WASHINGTON — The Jan. 6 committee on Tuesday leaned on emotional testimony to illustrate the human toll that Donald Trump’s elaborate scheme to overturn the 2020 election had on public servants and their families.

While the Jan. 6 hearings have focused on Trump’s aggressive efforts to stop certification of Joe Biden’s victory, the committee’s fourth public hearing zeroed in on other consequences of that pressure campaign: The violent threats to those who stood up to Trump’s election lies and the upending of the lives of even the most low-level poll workers.

“The president’s lie was — and is — a dangerous cancer on the body politic,” said Rep. Adam Schiff, D-Calif., a Jan. 6 committee member who played a prominent role in Tuesday’s hearing. “This pressure campaign brought angry phone calls and texts, armed protests, intimidation, and, all too often, threats of violence and death.”

In live testimony, the committee elicited not just stories about the Trump effort to overturn the election, but the personal experiences that ran concurrent — a poll worker forced from her home for two months, a state official with a dying daughter and another who became irate after seeing the threats to a young man.

Shaye Moss, an election worker from Georgia, and her mother Ruby Freeman, became the target of conspiracy theorists, fueling a barrage of racist attacks on both of them. Freeman testified earlier that around Jan. 6 the FBI told her it wasn’t safe to remain in her home after Trump called her out by name; she didn’t return for two months. Moss said Tuesday she now rarely leaves the house, has gained weight and continues to fear for her safety.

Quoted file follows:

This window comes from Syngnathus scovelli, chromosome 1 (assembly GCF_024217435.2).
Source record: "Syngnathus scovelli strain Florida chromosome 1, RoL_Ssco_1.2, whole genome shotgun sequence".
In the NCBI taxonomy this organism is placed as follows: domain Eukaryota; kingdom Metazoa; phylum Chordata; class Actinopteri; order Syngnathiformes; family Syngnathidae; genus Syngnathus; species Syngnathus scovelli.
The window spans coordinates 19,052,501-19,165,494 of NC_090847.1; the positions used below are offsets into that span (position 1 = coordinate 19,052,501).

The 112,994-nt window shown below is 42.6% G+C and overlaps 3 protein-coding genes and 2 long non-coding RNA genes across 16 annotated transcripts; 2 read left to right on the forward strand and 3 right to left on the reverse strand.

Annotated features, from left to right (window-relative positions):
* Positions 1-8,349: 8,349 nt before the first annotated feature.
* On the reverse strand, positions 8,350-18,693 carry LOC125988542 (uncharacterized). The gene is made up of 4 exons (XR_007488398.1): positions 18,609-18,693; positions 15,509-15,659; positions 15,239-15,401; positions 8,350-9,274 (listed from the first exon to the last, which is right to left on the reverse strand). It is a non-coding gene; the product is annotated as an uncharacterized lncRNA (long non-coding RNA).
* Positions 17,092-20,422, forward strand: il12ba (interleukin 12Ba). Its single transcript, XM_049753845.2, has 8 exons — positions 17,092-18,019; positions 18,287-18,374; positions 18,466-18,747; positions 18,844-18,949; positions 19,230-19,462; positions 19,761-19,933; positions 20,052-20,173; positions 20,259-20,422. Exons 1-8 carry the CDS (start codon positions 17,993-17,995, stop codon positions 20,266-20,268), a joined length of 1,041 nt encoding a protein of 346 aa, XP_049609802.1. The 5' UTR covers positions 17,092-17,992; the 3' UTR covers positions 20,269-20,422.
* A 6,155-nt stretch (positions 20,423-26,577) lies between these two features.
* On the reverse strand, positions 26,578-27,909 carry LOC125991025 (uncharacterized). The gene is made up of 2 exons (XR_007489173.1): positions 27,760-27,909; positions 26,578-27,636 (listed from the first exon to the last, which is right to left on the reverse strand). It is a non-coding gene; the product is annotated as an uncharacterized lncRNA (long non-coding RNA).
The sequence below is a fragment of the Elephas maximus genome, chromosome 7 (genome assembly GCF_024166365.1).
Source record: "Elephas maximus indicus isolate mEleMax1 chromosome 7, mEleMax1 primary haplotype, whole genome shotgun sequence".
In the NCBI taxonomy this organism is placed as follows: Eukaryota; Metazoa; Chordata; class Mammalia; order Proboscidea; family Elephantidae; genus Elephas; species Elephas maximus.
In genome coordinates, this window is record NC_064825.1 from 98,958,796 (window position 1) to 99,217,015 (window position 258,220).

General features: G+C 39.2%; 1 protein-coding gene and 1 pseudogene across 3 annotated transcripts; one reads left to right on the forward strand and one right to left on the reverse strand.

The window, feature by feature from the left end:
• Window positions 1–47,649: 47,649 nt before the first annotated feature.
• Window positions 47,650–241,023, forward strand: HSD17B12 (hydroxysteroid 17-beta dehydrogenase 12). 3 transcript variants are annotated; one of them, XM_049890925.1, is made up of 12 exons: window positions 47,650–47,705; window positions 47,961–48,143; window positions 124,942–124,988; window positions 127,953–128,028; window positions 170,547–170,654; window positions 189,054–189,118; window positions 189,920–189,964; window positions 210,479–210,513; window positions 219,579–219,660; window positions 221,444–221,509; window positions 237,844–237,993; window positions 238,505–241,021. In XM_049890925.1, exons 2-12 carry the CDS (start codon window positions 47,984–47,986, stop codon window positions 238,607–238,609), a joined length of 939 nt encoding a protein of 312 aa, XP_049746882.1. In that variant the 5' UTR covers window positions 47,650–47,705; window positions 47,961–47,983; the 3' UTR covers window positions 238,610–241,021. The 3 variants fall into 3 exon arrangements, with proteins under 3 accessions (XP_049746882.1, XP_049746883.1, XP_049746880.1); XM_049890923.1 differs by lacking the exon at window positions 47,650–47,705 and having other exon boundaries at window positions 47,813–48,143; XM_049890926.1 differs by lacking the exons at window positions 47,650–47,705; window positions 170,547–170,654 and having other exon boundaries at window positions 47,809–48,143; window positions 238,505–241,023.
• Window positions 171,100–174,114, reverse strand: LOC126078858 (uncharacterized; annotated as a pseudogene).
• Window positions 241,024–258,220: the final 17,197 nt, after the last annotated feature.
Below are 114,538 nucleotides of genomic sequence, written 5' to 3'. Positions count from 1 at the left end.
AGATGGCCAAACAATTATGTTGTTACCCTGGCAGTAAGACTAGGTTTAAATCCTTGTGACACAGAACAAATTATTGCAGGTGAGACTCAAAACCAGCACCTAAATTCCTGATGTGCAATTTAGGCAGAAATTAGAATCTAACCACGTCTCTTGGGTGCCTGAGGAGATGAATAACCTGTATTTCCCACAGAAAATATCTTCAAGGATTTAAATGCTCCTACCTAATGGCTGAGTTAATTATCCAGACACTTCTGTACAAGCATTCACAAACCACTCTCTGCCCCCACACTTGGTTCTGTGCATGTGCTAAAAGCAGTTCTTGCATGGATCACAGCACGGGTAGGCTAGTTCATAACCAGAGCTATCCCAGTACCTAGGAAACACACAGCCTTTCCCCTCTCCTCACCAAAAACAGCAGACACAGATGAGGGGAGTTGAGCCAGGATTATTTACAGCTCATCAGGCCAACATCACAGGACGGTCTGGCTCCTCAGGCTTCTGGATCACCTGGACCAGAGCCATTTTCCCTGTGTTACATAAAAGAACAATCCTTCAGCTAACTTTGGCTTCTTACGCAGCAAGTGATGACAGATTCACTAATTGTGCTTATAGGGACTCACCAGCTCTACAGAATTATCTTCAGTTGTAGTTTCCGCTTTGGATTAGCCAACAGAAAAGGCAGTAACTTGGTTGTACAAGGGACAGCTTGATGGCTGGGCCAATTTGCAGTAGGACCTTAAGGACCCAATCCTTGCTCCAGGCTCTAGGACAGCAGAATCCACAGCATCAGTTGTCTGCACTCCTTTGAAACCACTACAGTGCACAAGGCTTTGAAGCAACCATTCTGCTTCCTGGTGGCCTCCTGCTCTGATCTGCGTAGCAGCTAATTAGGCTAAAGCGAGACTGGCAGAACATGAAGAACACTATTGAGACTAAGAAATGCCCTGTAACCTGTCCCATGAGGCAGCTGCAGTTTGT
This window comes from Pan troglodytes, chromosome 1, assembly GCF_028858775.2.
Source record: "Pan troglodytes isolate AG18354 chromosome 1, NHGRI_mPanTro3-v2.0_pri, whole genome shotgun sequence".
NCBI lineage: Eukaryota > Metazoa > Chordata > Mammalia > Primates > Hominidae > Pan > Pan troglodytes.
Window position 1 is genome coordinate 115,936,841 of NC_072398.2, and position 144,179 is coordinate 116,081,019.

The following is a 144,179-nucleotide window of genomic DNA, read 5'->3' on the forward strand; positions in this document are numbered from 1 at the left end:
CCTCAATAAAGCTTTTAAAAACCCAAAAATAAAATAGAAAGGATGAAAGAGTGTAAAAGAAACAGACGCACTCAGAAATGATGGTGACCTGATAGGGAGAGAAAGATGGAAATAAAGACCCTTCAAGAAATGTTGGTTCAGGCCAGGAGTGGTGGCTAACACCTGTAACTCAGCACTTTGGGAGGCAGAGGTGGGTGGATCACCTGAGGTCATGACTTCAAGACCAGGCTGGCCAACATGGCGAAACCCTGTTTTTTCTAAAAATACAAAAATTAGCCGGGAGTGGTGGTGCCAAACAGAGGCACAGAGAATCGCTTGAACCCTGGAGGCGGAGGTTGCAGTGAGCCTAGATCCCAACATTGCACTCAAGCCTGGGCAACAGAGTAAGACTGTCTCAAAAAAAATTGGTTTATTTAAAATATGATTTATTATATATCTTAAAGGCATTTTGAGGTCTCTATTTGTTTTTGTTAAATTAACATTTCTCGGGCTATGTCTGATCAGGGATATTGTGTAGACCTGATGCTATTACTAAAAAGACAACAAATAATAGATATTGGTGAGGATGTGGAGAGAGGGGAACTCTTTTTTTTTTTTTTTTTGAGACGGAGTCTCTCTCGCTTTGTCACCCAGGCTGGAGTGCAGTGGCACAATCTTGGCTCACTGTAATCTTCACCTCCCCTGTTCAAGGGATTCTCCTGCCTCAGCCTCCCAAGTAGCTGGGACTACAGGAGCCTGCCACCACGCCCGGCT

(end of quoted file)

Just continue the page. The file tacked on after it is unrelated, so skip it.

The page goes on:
“It’s turned my life upside down,” Moss said. “It’s affected my life in a major way, in every way, all because of lies [about] me doing my job.”

Rusty Bowers, the Republican speaker of the Arizona House, testified about the effort by Trump and his lawyer Rudy Giuliani to have the state Legislature pick a new, rival slate of electors that would favor Trump, even though GOP Gov. Doug Ducey had already certified Biden’s election win in the Grand Canyon State.

Bowers told the committee that he knew Trump’s request to be unconstitutional — and repeatedly refused.

“It is a tenet of my faith that the Constitution is divinely inspired, that this is my most basic foundational belief,” said Bowers, who is Mormon. “And so for me to do that because somebody just asked me to, is foreign to my very being; I will not do it.”

Bowers, a longtime conservative lawmaker, choked up as he told the committee about the toll these events have taken on him and his family. Trump supporters, he said, have regularly shown up at his home on Saturdays, causing his family dread. They have driven trucks through his neighborhood with video panels falsely proclaiming him to be “a pedophile and a pervert and a corrupt politician,” he said. In one instance, a man possessing a pistol began arguing with him and one of his neighbors about the election.

This all came as his daughter was gravely ill, Bowers said, tears in his eyes. She died on Jan. 28, 2021, several weeks after the attack on the Capitol.